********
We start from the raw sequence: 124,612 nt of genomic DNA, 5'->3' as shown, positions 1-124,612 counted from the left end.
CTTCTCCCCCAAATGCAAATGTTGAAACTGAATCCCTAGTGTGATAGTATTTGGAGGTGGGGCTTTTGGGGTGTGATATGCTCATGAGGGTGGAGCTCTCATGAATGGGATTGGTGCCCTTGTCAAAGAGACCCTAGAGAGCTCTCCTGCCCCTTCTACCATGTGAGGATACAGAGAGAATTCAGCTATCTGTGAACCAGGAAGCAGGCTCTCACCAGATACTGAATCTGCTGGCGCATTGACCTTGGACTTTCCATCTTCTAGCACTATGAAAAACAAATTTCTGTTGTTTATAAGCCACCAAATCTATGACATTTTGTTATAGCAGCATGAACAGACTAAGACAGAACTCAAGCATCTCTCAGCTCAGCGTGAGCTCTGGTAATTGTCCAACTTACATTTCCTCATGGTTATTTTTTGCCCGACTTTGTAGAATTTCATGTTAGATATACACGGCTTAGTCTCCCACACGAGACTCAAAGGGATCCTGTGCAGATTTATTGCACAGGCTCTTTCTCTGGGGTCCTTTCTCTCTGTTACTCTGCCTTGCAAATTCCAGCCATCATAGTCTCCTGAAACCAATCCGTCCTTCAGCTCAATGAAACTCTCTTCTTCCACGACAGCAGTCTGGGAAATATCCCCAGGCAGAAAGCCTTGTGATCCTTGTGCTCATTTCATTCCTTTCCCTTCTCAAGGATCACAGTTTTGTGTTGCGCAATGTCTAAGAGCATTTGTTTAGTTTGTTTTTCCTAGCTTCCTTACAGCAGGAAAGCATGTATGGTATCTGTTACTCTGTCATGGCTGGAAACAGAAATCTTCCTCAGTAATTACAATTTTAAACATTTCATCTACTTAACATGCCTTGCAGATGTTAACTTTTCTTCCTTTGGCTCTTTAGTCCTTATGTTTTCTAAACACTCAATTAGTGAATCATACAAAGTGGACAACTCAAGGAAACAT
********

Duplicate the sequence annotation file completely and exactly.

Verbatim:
We start from the raw sequence: 124,612 nt of genomic DNA, 5'->3' as shown, positions 1-124,612 counted from the left end.
CTTCTCCCCCAAATGCAAATGTTGAAACTGAATCCCTAGTGTGATAGTATTTGGAGGTGGGGCTTTTGGGGTGTGATATGCTCATGAGGGTGGAGCTCTCATGAATGGGATTGGTGCCCTTGTCAAAGAGACCCTAGAGAGCTCTCCTGCCCCTTCTACCATGTGAGGATACAGAGAGAATTCAGCTATCTGTGAACCAGGAAGCAGGCTCTCACCAGATACTGAATCTGCTGGCGCATTGACCTTGGACTTTCCATCTTCTAGCACTATGAAAAACAAATTTCTGTTGTTTATAAGCCACCAAATCTATGACATTTTGTTATAGCAGCATGAACAGACTAAGACAGAACTCAAGCATCTCTCAGCTCAGCGTGAGCTCTGGTAATTGTCCAACTTACATTTCCTCATGGTTATTTTTTGCCCGACTTTGTAGAATTTCATGTTAGATATACACGGCTTAGTCTCCCACACGAGACTCAAAGGGATCCTGTGCAGATTTATTGCACAGGCTCTTTCTCTGGGGTCCTTTCTCTCTGTTACTCTGCCTTGCAAATTCCAGCCATCATAGTCTCCTGAAACCAATCCGTCCTTCAGCTCAATGAAACTCTCTTCTTCCACGACAGCAGTCTGGGAAATATCCCCAGGCAGAAAGCCTTGTGATCCTTGTGCTCATTTCATTCCTTTCCCTTCTCAAGGATCACAGTTTTGTGTTGCGCAATGTCTAAGAGCATTTGTTTAGTTTGTTTTTCCTAGCTTCCTTACAGCAGGAAAGCATGTATGGTATCTGTTACTCTGTCATGGCTGGAAACAGAAATCTTCCTCAGTAATTACAATTTTAAACATTTCATCTACTTAACATGCCTTGCAGATGTTAACTTTTCTTCCTTTGGCTCTTTAGTCCTTATGTTTTCTAAACACTCAATTAGTGAATCATACAAAGTGGACAACTCAAGGAAACAT